IFLA conference: Marketing of rare and special collections in a digital age

Papers from the recent IFLA conference are now available online for those of us who didn’t make it to Helsinki. An interesting bunch of papers made up session 87 on “Marketing of rare and special collections in a digital age”. This include lots about marketing to new audiences particularly, but not exclusively, through digital technologies.

They’re all worth a read, as is Daryl Green’s post from the session. The paper that has got me thinking (and wanting to act) most is Helen Vincent’s on “The library and the display of text”. I found it almost revelatory to be reminded that books are texts for reading as well as being artifacts, having spent a lot of time demonstrating the reverse. Her four principles for thinking about displaying texts seem practical as well as inspirational and have already filled me with ideas for how I could put them into practice. They are as follows (but must be read in context of the rest of the paper):

  • An exhibition of texts should always want to promote engagement with the texts displayed.
  • The interpretation around a text-based exhibition should try to do some of the work of reading.
  • The planning of exhibitions of text should always consider providing orientation into and out of the texts on display.
  • An exhibition in a library site should consider how to use that context to relate back to the library itself.

I found the papers that tackled online modes of promotion and access more problematic. I would not dispute that social networks, online exhibitions etc. are useful for attracting new audiences and should be fully experimented with, but I would like to read a more nuanced discussion of this mode of interaction which is based on priviledged access to hardware and a good internet connection. Does that not limit the type of new audience that can get access to special collections this way?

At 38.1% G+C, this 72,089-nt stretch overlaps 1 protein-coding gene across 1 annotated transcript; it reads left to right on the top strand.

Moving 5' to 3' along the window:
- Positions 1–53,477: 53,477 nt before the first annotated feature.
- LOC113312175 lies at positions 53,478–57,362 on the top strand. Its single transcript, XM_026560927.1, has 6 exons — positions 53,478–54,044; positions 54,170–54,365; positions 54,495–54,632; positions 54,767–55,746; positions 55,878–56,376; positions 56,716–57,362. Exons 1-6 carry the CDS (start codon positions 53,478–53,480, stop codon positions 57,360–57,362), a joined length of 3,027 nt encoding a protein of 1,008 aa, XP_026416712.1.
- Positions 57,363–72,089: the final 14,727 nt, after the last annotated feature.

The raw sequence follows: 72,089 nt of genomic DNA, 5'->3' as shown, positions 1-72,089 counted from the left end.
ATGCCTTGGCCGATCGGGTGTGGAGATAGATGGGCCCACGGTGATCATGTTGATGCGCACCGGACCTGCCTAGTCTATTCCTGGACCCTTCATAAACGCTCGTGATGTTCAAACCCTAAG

Another issue, from my own experience, is that groups who are totally unfamiliar with historic libraries and their physical collections do not fully appreciate their potential until they have experienced them physically. Example: primary school teachers were politely interested when shown pictures and descriptions of a seventeenth-century library. Once they had stood in the space, looked at it, smelled it, seen some of the books, they were enthused and full of ideas about how it was relevant to their students and teaching. So can online networks really attract audiences who wouldn’t otherwise be interested? Some real life examples would be useful.

These are just my sketchy first impressions. I recommend reading the papers.

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